The sea-faring Badjao of the Philippines are under threat
In the waters around the Philippines nomadic fisherfolk anchor their houseboats close together at night - some small protection against the pirates who rule the Sulu Sea. Life on the ocean spells fear, violence and hunger for the Philippines Sea Gypsies - the Badjao. They are caught between discrimination on the mainland and hardship at sea.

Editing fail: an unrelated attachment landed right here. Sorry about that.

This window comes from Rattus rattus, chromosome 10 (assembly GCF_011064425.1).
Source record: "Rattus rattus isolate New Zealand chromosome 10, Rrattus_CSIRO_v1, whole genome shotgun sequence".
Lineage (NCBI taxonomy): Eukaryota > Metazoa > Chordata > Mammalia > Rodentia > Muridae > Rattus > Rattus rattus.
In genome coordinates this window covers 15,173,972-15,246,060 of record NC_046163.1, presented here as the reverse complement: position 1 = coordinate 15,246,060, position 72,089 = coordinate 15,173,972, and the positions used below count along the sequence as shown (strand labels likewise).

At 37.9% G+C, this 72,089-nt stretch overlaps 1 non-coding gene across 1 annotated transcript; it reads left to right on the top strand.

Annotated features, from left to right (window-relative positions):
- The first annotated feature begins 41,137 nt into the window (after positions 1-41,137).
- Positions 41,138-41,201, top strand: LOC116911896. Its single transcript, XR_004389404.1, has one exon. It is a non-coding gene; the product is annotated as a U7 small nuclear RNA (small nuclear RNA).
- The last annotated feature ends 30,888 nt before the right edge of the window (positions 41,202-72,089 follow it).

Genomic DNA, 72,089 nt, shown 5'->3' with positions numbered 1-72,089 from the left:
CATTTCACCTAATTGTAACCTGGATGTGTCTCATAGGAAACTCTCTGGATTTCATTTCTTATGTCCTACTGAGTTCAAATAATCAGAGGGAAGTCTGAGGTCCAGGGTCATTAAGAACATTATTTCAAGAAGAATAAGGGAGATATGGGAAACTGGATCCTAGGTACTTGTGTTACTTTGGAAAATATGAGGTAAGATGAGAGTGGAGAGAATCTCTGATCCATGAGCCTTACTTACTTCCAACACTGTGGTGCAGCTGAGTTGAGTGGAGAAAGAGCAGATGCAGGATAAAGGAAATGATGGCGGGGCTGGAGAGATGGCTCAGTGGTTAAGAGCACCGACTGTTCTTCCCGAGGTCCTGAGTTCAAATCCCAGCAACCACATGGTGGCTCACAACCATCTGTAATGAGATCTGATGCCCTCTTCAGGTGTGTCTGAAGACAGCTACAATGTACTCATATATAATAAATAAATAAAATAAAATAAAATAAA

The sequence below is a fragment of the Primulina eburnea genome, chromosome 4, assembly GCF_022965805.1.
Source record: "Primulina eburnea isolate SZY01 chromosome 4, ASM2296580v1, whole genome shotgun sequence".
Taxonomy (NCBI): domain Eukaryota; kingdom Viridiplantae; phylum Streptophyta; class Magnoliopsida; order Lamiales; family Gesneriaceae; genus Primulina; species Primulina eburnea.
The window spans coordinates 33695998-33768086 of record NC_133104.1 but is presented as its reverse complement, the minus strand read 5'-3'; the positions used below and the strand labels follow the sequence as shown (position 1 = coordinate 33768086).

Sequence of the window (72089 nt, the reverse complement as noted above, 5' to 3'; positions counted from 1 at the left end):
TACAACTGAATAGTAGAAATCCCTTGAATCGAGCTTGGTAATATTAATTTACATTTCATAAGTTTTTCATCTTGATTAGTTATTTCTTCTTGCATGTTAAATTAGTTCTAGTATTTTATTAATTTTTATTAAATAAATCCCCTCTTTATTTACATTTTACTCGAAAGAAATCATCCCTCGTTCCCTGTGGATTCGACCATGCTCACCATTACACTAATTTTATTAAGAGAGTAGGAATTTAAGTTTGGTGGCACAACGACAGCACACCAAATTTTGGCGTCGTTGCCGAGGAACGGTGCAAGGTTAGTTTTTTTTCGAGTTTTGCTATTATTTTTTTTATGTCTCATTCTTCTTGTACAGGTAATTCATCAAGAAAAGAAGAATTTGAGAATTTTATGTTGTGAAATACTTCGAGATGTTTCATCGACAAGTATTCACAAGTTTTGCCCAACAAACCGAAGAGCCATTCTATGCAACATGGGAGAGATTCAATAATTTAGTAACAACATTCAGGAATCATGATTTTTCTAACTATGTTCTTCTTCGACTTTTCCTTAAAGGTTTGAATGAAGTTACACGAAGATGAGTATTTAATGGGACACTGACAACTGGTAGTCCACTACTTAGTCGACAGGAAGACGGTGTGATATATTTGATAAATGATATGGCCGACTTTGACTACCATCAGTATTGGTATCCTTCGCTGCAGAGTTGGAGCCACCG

The waters around Malaysia are some of the most dangerous in the world, rife with piracy. This has led to many Badjao moving to the mainland, but the shift is not easy. Some Badjao also worry that the adoption of Islam, a means of gaining acceptance from the dominant Tausug Muslims on the mainland, is eroding their culture. Spiritual leader Hadji Mohmin, however, disagrees. "Belief in God is one thing —belief in one’s ancestors is something quite separate", he claims. There are those who are not willing to make any sacrifices, and some Badjao have voluntarily returned to sea, despite the dangers. "It's better to live like this", says Maraw Lasa, "Because we can find the food we need and we can eat together." Adding to their problems, dynamite and trawler fishing have devastated life on the coral reefs around the Philippines. Many Badjao can hardly catch enough fish to make a meal or buy diesel for their boats. This minority's culture and even existence hangs in the balance. Produced by ABC AustraliaFULL SYNOPSIS